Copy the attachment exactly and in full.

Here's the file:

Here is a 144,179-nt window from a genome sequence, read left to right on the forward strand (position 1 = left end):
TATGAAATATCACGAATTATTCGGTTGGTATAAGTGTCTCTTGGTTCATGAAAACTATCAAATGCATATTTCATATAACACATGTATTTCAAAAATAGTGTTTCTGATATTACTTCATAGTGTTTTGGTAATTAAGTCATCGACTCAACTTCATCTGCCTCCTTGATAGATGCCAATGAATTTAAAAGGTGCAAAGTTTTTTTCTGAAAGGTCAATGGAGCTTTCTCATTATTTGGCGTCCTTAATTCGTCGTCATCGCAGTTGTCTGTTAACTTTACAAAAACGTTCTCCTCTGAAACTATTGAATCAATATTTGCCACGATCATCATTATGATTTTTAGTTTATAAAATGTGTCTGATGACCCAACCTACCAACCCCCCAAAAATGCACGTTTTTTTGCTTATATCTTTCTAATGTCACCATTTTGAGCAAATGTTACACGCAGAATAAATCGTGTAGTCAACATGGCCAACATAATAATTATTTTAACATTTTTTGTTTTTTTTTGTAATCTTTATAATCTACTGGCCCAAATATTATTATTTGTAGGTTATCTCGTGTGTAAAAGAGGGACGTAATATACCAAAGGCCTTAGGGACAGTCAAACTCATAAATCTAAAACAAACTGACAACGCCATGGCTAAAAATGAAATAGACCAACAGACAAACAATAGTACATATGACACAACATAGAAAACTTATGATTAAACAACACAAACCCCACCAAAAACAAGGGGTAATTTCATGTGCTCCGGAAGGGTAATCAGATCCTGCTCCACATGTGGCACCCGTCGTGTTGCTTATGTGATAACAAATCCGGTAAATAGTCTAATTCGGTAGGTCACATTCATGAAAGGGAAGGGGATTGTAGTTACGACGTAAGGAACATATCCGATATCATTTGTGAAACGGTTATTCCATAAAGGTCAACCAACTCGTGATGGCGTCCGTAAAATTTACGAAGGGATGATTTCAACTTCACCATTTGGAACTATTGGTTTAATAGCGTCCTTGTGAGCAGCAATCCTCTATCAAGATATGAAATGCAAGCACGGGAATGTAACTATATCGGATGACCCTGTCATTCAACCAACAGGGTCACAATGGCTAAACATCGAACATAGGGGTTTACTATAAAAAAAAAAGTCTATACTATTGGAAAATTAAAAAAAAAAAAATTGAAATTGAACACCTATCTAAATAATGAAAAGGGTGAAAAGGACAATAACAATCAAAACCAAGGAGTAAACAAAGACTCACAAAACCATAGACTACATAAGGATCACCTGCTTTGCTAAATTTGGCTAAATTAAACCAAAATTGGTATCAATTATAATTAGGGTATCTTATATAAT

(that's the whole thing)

Here is a 144,179-nt window from a genome sequence, read left to right on the forward strand (position 1 = left end):
TATGAAATATCACGAATTATTCGGTTGGTATAAGTGTCTCTTGGTTCATGAAAACTATCAAATGCATATTTCATATAACACATGTATTTCAAAAATAGTGTTTCTGATATTACTTCATAGTGTTTTGGTAATTAAGTCATCGACTCAACTTCATCTGCCTCCTTGATAGATGCCAATGAATTTAAAAGGTGCAAAGTTTTTTTCTGAAAGGTCAATGGAGCTTTCTCATTATTTGGCGTCCTTAATTCGTCGTCATCGCAGTTGTCTGTTAACTTTACAAAAACGTTCTCCTCTGAAACTATTGAATCAATATTTGCCACGATCATCATTATGATTTTTAGTTTATAAAATGTGTCTGATGACCCAACCTACCAACCCCCCAAAAATGCACGTTTTTTTGCTTATATCTTTCTAATGTCACCATTTTGAGCAAATGTTACACGCAGAATAAATCGTGTAGTCAACATGGCCAACATAATAATTATTTTAACATTTTTTGTTTTTTTTTGTAATCTTTATAATCTACTGGCCCAAATATTATTATTTGTAGGTTATCTCGTGTGTAAAAGAGGGACGTAATATACCAAAGGCCTTAGGGACAGTCAAACTCATAAATCTAAAACAAACTGACAACGCCATGGCTAAAAATGAAATAGACCAACAGACAAACAATAGTACATATGACACAACATAGAAAACTTATGATTAAACAACACAAACCCCACCAAAAACAAGGGGTAATTTCATGTGCTCCGGAAGGGTAATCAGATCCTGCTCCACATGTGGCACCCGTCGTGTTGCTTATGTGATAACAAATCCGGTAAATAGTCTAATTCGGTAGGTCACATTCATGAAAGGGAAGGGGATTGTAGTTACGACGTAAGGAACATATCCGATATCATTTGTGAAACGGTTATTCCATAAAGGTCAACCAACTCGTGATGGCGTCCGTAAAATTTACGAAGGGATGATTTCAACTTCACCATTTGGAACTATTGGTTTAATAGCGTCCTTGTGAGCAGCAATCCTCTATCAAGATATGAAATGCAAGCACGGGAATGTAACTATATCGGATGACCCTGTCATTCAACCAACAGGGTCACAATGGCTAAACATCGAACATAGGGGTTTACTATAAAAAAAAAAGTCTATACTATTGGAAAATTAAAAAAAAAAAAATTGAAATTGAACACCTATCTAAATAATGAAAAGGGTGAAAAGGACAATAACAATCAAAACCAAGGAGTAAACAAAGACTCACAAAACCATAGACTACATAAGGATCACCTGCTTTGCTAAATTTGGCTAAATTAAACCAAAATTGGTATCAATTATAATTAGGGTATCTTATATAAT